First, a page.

Dentist’s determination to overcome life-changing brain injury suffered in crash

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Mark Hanlon suffered a life-changing injury and is determined to look to the future, using the experience as a way of making others aware that support is available

A dentist who suffered a life-changing brain injury after being knocked off of his bike has said he is determined to look at the future after his lawyers secured him a settlement.

Mark Hanol from Gosforth, Newcastle, suffered a series of injuries including a bleed on the brain, a fractured spine and serious internal injuries when a car crashed into the back of his bike.

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The father-of-two underwent surgery and spent a number of weeks in hospital following the accident, which happened on the A696 near Belsay in Northumberland.

Mark, 56, instructed injury lawyers at Irwin Mitchell to help him access the specialist rehabilitation and therapies he requires because of his injuries.

Mark unfortunately had to give up his career at a dental practice he part-owned and is now using Action for Brain Injury Week to speak for the first time about his battle to overcome his injuries and raise awareness of the support available.

It comes after his legal team at Irwin Mitchell secured him an undisclosed settlement from the driver’s insurers.

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Laura Mcilduff, the expert serious injury lawyer at Irwin Mitchell representing Mark and his wife, Lisa, 49, said: “Mark suffered incredibly serious and life-changing injuries through no fault of his own in the collision.

“The last few years trying to come to terms with those injuries has been tough not only for him but also his family. While Mark has made tremendous progress in his recovery through access to rehabilitation, he still faces many challenges.

“While nothing can make up for what he’s been through we’re pleased that we’ve been able to secure this settlement which ensures Mark can continue to access the rehabilitation and support he requires to make the best recovery possible.

“We join him in supporting Action for Brain Injury Week and raising awareness of how the hidden symptoms of brain injury can remain long after the physical injuries have disappeared.

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“Mark’s story is also a vivid reminder of the consequences vulnerable road users such as cyclists can face because of the actions of others and the need to take care at all times.”

Mark, who has been married to Lisa for 22 years, was cycling alone when his bike was hit in June 2018. He was wearing a cycling helmet which Mark says undoubtedly saved his life.

He also suffered several fractures, including to his left hip and right leg as well as a torn left ear, severe cuts to his head, broken teeth and whiplash.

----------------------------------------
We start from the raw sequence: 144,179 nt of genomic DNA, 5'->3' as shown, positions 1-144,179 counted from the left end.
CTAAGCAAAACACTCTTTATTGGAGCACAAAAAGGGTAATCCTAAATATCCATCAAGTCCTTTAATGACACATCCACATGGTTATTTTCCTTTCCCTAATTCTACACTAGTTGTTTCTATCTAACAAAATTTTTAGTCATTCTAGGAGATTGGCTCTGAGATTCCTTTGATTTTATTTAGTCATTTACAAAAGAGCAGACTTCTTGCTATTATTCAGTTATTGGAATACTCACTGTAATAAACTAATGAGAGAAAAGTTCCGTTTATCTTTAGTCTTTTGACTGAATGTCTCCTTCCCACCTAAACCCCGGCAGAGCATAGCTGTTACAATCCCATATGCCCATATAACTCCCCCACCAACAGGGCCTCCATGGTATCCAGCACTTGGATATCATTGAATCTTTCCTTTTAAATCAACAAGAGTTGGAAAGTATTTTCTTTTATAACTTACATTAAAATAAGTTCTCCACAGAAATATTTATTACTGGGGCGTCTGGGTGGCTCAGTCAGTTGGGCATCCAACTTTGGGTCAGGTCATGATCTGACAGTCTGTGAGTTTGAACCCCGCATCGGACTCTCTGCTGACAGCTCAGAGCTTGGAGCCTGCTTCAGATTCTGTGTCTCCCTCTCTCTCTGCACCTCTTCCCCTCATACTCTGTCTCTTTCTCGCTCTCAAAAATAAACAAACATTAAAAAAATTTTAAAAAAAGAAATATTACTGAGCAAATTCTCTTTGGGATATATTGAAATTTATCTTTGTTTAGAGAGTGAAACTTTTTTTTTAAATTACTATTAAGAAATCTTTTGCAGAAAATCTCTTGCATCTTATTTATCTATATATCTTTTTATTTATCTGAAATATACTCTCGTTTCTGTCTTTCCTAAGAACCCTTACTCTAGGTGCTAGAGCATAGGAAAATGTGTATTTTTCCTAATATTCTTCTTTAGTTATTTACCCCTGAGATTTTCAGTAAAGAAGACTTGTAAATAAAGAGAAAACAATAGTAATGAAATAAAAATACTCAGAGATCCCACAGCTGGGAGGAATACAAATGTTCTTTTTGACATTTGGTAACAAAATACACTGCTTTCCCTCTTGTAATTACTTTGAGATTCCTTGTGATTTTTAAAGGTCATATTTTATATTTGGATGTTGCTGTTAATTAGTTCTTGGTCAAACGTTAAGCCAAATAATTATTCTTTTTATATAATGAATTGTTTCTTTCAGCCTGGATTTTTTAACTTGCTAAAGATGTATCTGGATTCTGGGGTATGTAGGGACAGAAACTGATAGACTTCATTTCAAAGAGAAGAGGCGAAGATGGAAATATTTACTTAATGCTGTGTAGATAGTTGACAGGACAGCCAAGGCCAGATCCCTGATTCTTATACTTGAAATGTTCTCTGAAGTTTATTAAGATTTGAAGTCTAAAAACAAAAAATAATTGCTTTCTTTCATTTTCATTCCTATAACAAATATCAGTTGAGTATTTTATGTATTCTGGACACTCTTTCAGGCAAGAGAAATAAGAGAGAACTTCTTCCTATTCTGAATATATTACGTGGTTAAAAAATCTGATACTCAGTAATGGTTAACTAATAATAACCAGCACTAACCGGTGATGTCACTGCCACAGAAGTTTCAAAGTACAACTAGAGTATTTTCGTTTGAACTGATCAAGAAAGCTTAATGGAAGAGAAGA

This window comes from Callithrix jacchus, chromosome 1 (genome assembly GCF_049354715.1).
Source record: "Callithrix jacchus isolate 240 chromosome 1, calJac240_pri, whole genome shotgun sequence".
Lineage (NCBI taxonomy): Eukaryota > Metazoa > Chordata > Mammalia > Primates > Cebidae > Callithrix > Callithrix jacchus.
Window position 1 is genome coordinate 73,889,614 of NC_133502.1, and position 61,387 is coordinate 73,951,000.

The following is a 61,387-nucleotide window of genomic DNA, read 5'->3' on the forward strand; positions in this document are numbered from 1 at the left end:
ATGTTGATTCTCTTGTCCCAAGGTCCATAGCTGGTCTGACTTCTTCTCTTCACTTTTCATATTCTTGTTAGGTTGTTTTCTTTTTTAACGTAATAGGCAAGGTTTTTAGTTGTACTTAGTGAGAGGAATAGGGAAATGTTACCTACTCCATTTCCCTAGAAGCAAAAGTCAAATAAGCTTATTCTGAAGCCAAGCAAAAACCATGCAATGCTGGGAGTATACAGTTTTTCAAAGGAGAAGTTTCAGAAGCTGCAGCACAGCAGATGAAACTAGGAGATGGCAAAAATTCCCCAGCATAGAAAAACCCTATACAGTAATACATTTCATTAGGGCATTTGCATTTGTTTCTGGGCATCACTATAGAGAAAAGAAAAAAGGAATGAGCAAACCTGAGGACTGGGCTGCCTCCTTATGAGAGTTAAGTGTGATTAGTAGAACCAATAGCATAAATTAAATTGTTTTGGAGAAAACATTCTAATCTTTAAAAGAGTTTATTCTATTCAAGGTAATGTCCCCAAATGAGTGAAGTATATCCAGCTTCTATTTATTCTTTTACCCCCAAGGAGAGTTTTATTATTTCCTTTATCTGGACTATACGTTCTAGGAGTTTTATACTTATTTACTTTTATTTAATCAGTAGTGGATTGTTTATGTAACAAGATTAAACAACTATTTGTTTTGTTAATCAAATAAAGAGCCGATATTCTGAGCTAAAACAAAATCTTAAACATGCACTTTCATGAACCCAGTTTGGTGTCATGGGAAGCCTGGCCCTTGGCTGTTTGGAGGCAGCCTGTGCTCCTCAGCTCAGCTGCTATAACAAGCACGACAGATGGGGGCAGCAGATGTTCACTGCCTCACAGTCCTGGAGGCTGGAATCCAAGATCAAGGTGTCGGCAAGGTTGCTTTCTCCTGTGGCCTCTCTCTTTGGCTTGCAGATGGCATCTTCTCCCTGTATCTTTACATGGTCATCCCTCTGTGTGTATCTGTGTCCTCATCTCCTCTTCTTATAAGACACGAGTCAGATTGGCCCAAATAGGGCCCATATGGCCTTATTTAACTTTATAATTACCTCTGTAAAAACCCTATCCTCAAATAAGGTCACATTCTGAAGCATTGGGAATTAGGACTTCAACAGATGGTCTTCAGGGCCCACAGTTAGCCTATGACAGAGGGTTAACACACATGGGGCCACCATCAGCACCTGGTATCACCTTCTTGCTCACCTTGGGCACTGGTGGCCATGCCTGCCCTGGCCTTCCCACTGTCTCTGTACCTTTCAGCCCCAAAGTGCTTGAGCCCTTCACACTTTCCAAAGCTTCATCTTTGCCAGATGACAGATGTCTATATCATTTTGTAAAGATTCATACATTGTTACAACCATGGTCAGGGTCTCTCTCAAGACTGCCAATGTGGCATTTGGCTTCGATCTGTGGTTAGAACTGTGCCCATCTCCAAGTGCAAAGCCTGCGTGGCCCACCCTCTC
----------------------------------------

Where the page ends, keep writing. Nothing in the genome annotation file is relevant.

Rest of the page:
Mark continues to suffer with concentration, memory, fatigue, anxiety issues especially relating to traffic, and also has difficulty learning and processing information. He also has restricted movement, and struggles to multi-task like he did before.

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Hanlon has spoken about the accident for the first time and hopes that by speaking out he makes people aware of the help and support available to themHanlon has spoken about the accident for the first time and hopes that by speaking out he makes people aware of the help and support available to them
Hanlon has spoken about the accident for the first time and hopes that by speaking out he makes people aware of the help and support available to them | Irwin Mitchell

He said: “In some respects I’m quite fortunate as I’m not able to remember the collision. I remember being out on my bike and the next thing I was in hospital a few days later. Even then my memory of being in hospital is quite vague.

“Many people leave hospital and start to move forward but that was just the start for me. Trying to come to terms with my injuries and what the future may or may not hold was particularly difficult not only for me but also my family.

“Each week as well as running a dental practice, I’d gone from training 200 miles on a bike, running around 30 miles, swimming four times and weight training in the gym several times, to facing an uncertain future.

“However, I drew on that determination and refused to let my injuries prevent me from taking part in what I loved.

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“I’m back out cycling but never go out alone now, and I need to ensure there are a lot of breaks in there because of my fatigue. The distances are now shorter and the routes need to be planned in detail in advance but I am now able to enjoy cycling again.

“Giving up my career as a dentist has also been very difficult to accept but I try to look on the positives and have been looking at various training programmes and vocational courses around becoming a bike mechanic.

“There have been a lot of ups and downs along the way and it’s not always been easy, but I’ve made such progress thanks to the professional help and support I’ve had, and also especially from my family and close friends.

“I just hope that by speaking out people who may be in a similar situation don’t feel they have to go through it alone. Help and support is available.”

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